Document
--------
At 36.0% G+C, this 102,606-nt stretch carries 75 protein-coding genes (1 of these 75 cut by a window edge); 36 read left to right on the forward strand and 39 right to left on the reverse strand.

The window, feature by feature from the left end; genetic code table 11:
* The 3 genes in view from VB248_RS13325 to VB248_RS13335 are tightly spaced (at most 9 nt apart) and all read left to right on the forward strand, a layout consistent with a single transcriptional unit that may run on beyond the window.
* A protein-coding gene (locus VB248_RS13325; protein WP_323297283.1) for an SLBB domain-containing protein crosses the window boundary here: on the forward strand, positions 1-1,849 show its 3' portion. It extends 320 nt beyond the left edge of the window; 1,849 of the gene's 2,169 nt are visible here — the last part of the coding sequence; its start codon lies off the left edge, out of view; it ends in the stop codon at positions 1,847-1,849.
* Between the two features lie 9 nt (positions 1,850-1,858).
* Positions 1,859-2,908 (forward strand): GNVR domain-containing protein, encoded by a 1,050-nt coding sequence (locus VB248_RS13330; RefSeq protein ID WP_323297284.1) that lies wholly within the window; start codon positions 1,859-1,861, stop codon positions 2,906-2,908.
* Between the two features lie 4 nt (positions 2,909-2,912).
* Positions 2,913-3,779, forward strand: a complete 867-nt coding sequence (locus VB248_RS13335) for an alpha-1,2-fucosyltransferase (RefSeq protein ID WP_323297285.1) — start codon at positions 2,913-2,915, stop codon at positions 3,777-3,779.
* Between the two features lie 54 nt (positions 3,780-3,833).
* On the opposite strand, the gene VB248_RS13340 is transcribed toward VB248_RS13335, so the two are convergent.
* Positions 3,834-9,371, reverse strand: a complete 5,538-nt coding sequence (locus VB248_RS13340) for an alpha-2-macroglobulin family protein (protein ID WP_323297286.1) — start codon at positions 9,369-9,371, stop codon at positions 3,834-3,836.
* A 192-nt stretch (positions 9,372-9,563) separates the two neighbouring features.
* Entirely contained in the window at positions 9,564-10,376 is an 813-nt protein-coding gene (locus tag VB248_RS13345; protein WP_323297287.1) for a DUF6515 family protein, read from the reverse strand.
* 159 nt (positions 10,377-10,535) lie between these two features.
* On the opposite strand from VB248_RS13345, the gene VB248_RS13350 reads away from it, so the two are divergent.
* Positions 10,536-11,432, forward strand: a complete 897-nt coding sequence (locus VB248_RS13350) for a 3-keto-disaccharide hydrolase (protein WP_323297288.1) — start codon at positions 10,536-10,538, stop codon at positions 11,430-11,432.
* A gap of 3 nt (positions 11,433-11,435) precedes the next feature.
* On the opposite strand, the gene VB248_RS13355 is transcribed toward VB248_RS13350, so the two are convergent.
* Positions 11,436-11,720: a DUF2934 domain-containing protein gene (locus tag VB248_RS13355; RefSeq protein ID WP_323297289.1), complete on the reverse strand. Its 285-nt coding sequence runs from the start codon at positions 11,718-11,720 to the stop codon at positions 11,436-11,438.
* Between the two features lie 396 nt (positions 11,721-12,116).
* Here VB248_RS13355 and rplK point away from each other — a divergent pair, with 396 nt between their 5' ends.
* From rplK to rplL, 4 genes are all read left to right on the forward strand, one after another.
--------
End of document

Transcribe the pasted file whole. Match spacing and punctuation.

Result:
At 36.0% G+C, this 102,606-nt stretch carries 75 protein-coding genes (1 of these 75 cut by a window edge); 36 read left to right on the forward strand and 39 right to left on the reverse strand.

The window, feature by feature from the left end; genetic code table 11:
* The 3 genes in view from VB248_RS13325 to VB248_RS13335 are tightly spaced (at most 9 nt apart) and all read left to right on the forward strand, a layout consistent with a single transcriptional unit that may run on beyond the window.
* A protein-coding gene (locus VB248_RS13325; protein WP_323297283.1) for an SLBB domain-containing protein crosses the window boundary here: on the forward strand, positions 1-1,849 show its 3' portion. It extends 320 nt beyond the left edge of the window; 1,849 of the gene's 2,169 nt are visible here — the last part of the coding sequence; its start codon lies off the left edge, out of view; it ends in the stop codon at positions 1,847-1,849.
* Between the two features lie 9 nt (positions 1,850-1,858).
* Positions 1,859-2,908 (forward strand): GNVR domain-containing protein, encoded by a 1,050-nt coding sequence (locus VB248_RS13330; RefSeq protein ID WP_323297284.1) that lies wholly within the window; start codon positions 1,859-1,861, stop codon positions 2,906-2,908.
* Between the two features lie 4 nt (positions 2,909-2,912).
* Positions 2,913-3,779, forward strand: a complete 867-nt coding sequence (locus VB248_RS13335) for an alpha-1,2-fucosyltransferase (RefSeq protein ID WP_323297285.1) — start codon at positions 2,913-2,915, stop codon at positions 3,777-3,779.
* Between the two features lie 54 nt (positions 3,780-3,833).
* On the opposite strand, the gene VB248_RS13340 is transcribed toward VB248_RS13335, so the two are convergent.
* Positions 3,834-9,371, reverse strand: a complete 5,538-nt coding sequence (locus VB248_RS13340) for an alpha-2-macroglobulin family protein (protein ID WP_323297286.1) — start codon at positions 9,369-9,371, stop codon at positions 3,834-3,836.
* A 192-nt stretch (positions 9,372-9,563) separates the two neighbouring features.
* Entirely contained in the window at positions 9,564-10,376 is an 813-nt protein-coding gene (locus tag VB248_RS13345; protein WP_323297287.1) for a DUF6515 family protein, read from the reverse strand.
* 159 nt (positions 10,377-10,535) lie between these two features.
* On the opposite strand from VB248_RS13345, the gene VB248_RS13350 reads away from it, so the two are divergent.
* Positions 10,536-11,432, forward strand: a complete 897-nt coding sequence (locus VB248_RS13350) for a 3-keto-disaccharide hydrolase (protein WP_323297288.1) — start codon at positions 10,536-10,538, stop codon at positions 11,430-11,432.
* A gap of 3 nt (positions 11,433-11,435) precedes the next feature.
* On the opposite strand, the gene VB248_RS13355 is transcribed toward VB248_RS13350, so the two are convergent.
* Positions 11,436-11,720: a DUF2934 domain-containing protein gene (locus tag VB248_RS13355; RefSeq protein ID WP_323297289.1), complete on the reverse strand. Its 285-nt coding sequence runs from the start codon at positions 11,718-11,720 to the stop codon at positions 11,436-11,438.
* Between the two features lie 396 nt (positions 11,721-12,116).
* Here VB248_RS13355 and rplK point away from each other — a divergent pair, with 396 nt between their 5' ends.
* From rplK to rplL, 4 genes are all read left to right on the forward strand, one after another.